Section 2 introduces the process study and provides the mesoscale setting for the chosen site. This section also contains a description of the different instruments used in this study and the gridding/interpolation methodology. In section 3 we provide estimates of the relative vorticity and test the flow conditions for geostrophy. In section 4 we assess the relative influence of frictional and diabatic surface forcing on the depth-averaged PV budget, followed by a test of criteria for various frontal instabilities. Section 5 is a discussion of the estimated contributions from vertical and lateral processes to the stratification at CBPS. Section 6 addresses potential contributions from linear internal-wave motions to the observed spatiotemporal variability at the experimental site and describes briefly results from a recent large-eddy simulation (LES) study supporting some of our hypotheses. We summarize our conclusions in section 7.

2. High-resolution frontal process study

a. Experimental site

The process study was centered at (16°N, 86.9°E), the choice of location (Fig. 1) guided by (i) precruise images of the sea surface height anomaly (SSHA), (ii) sea surface salinity (SSS) contours, and (iii) surface currents inferred from satellite measurements (details of data sources in section 2b). The site was located toward the outer edge of an O(100) km eddy. The lateral mesoscale strain in this region estimated from the surface currents was , where f = 2Ω sin(γ) is the Coriolis parameter, γ is the latitude, Ω is Earth’s rotation rate, ux is the zonal derivative of the zonal velocity, and so on for the other derivatives.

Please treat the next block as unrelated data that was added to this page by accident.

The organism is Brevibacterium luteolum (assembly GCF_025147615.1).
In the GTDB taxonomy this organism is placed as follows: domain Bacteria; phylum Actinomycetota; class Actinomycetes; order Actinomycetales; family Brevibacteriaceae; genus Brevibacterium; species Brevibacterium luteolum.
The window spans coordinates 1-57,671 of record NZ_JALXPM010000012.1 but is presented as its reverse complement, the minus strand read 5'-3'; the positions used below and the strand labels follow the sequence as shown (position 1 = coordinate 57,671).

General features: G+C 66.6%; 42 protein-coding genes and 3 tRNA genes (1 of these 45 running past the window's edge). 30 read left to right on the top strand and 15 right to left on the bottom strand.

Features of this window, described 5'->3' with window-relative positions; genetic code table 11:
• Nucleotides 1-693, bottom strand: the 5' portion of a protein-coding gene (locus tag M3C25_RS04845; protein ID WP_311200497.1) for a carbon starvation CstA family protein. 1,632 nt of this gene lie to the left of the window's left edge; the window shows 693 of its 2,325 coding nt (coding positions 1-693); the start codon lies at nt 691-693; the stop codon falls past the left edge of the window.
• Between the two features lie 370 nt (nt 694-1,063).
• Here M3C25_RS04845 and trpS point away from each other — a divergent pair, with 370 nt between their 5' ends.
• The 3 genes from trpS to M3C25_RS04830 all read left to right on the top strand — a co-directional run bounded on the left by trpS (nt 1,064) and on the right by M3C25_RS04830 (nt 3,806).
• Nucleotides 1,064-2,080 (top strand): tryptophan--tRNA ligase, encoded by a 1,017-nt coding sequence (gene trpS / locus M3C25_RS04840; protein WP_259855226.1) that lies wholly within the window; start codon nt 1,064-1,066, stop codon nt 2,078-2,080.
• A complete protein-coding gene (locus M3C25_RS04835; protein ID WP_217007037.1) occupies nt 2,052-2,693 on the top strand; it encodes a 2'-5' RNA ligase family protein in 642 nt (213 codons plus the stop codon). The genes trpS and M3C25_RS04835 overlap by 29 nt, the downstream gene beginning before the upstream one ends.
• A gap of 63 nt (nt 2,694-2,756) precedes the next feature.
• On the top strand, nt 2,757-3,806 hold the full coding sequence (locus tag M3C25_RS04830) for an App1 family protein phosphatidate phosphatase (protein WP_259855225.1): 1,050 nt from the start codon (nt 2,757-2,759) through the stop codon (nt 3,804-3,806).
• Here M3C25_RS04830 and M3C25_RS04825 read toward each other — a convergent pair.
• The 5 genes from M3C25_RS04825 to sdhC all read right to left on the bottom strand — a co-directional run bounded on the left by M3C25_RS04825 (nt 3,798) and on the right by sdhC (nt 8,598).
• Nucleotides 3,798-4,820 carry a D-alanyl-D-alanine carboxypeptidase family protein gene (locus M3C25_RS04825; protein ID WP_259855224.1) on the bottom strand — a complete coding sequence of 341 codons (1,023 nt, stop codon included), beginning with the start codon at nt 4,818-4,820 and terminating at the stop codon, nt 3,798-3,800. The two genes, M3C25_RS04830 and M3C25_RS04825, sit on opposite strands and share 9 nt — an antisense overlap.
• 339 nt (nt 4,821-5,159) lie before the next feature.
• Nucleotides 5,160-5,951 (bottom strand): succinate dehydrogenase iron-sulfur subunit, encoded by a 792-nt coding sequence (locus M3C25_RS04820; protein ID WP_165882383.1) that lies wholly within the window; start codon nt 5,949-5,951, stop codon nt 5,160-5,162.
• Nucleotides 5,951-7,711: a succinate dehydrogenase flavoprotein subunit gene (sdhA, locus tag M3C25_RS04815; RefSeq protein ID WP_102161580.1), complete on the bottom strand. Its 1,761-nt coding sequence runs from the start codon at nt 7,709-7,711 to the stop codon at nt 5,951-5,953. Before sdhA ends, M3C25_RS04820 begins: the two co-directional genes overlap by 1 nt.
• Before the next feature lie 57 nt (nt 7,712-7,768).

Fig. 1.
Fig. 1.

CCAR SSHA (color) for the week starting 18 Nov 2013 and salinity contours (black solid and dashed; g kg−1) for the week starting 12 Nov 2013 from the level 3.0 Aquarius gridded product version 4.0. The spatial resolution of the CCAR and Aquarius products are 0.25° × 0.25° and 1° × 1°, respectively. The intervals for the solid and dashed contours are 1 and 0.2 g kg−1, respectively. The white box around 16°N identifies the site of a high-resolution radiator survey (inset) at a salinity-driven density front. The inset shows the 1–10-m averaged density (color) from UCTD measurements in tow-yo mode. The five transects (A–E) describe a radiator pattern across a salinity (and density) front. The vectors are the 1-min currents from the SADCP, averaged between 8 and 10 m. The dashed black arrow indicates the ship motion. The curved track cutting across the radiator pattern between 15.9° and 16.1°N shows the position of the WW, drifting freely while profiling between the surface and 150 m. The x and y axes lie along and orthogonal to the transect, respectively. For each transect, the origin is at its southern end.

Citation: Journal of Physical Oceanography 48, 3; 10.1175/JPO-D-16-0283.1